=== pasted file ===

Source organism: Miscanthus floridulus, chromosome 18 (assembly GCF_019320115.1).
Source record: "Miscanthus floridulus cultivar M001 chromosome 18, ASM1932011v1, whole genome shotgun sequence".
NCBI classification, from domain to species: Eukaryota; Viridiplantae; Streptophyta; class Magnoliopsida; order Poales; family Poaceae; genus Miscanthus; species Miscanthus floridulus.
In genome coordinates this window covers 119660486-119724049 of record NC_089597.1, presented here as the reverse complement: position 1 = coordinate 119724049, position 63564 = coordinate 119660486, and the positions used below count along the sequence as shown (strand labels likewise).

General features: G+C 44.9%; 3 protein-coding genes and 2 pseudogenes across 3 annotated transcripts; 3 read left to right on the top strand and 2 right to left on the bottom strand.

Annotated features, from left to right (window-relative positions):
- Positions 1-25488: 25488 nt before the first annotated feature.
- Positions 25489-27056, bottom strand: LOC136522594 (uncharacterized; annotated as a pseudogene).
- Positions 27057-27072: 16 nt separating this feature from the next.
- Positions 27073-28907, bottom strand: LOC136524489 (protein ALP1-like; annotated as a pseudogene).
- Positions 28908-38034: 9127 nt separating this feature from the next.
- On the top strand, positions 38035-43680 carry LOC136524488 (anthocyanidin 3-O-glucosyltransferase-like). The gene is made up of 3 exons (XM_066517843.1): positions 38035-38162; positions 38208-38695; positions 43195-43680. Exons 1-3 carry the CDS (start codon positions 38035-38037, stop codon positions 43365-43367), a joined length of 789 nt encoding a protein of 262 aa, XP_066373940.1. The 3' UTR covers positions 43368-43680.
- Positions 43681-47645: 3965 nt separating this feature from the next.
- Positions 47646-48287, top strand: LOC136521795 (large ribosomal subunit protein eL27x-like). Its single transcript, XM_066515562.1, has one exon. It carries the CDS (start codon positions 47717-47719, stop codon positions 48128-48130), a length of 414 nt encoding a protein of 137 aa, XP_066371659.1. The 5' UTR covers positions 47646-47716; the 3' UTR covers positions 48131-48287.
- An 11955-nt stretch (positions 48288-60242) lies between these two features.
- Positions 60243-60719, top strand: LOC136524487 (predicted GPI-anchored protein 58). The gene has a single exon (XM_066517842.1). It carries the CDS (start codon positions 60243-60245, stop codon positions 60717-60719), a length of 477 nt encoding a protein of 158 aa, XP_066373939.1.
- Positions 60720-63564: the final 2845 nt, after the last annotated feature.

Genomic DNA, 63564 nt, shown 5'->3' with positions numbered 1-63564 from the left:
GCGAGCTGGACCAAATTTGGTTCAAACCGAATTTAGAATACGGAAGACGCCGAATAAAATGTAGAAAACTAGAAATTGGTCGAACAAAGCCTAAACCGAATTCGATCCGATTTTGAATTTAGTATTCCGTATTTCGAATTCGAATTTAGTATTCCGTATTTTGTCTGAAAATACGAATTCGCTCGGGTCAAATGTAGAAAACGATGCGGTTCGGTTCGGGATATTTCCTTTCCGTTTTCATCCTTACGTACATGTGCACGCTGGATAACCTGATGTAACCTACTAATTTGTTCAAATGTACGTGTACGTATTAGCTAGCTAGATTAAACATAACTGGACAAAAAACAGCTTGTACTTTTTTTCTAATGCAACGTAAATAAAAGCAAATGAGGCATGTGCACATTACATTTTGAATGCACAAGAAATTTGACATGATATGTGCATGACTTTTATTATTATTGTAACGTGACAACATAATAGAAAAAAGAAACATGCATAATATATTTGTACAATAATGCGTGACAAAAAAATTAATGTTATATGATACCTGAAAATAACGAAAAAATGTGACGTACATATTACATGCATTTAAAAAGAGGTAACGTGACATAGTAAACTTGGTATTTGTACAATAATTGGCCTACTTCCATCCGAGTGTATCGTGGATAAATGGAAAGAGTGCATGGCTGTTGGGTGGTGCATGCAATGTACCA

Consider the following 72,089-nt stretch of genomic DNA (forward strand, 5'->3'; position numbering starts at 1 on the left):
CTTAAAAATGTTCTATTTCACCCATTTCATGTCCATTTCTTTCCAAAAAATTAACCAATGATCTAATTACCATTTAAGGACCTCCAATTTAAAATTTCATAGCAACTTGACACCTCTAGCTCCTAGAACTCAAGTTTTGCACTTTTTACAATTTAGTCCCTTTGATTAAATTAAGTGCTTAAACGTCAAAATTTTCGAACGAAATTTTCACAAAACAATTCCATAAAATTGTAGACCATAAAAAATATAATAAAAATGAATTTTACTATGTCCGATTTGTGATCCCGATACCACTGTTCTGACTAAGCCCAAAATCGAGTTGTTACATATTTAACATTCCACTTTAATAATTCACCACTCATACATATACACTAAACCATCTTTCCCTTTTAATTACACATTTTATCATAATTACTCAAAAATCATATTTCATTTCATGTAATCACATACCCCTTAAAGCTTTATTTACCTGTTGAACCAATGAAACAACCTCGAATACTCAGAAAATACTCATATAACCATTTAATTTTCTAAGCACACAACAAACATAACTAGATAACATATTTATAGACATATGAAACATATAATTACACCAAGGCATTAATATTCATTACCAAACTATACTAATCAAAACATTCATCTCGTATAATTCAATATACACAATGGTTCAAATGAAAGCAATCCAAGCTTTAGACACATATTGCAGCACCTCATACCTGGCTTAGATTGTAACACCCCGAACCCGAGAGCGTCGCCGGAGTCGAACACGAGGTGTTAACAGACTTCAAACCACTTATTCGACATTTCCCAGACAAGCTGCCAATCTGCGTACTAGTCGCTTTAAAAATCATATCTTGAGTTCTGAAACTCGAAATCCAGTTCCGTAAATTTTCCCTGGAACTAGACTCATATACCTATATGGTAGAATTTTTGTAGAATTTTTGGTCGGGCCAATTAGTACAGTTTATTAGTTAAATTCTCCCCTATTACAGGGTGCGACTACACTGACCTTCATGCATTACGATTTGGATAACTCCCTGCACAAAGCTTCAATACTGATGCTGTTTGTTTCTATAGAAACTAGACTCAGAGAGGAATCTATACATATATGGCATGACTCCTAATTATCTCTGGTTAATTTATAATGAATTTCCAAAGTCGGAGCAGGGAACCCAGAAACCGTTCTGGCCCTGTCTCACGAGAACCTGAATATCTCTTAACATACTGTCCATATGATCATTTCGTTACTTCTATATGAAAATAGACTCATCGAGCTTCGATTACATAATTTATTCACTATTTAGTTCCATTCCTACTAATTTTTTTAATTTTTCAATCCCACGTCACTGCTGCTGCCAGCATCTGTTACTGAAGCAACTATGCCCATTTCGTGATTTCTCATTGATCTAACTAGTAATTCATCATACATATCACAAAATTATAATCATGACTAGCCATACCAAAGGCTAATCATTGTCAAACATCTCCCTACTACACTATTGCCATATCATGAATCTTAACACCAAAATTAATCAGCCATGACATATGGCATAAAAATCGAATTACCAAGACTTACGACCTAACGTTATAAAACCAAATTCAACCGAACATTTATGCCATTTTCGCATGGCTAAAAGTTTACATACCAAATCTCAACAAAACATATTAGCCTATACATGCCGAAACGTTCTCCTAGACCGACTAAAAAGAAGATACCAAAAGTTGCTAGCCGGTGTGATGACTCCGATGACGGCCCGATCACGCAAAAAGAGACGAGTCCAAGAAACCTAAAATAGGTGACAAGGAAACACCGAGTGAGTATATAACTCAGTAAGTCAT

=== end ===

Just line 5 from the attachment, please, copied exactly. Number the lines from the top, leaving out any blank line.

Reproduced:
General features: G+C 44.9%; 3 protein-coding genes and 2 pseudogenes across 3 annotated transcripts; 3 read left to right on the top strand and 2 right to left on the bottom strand.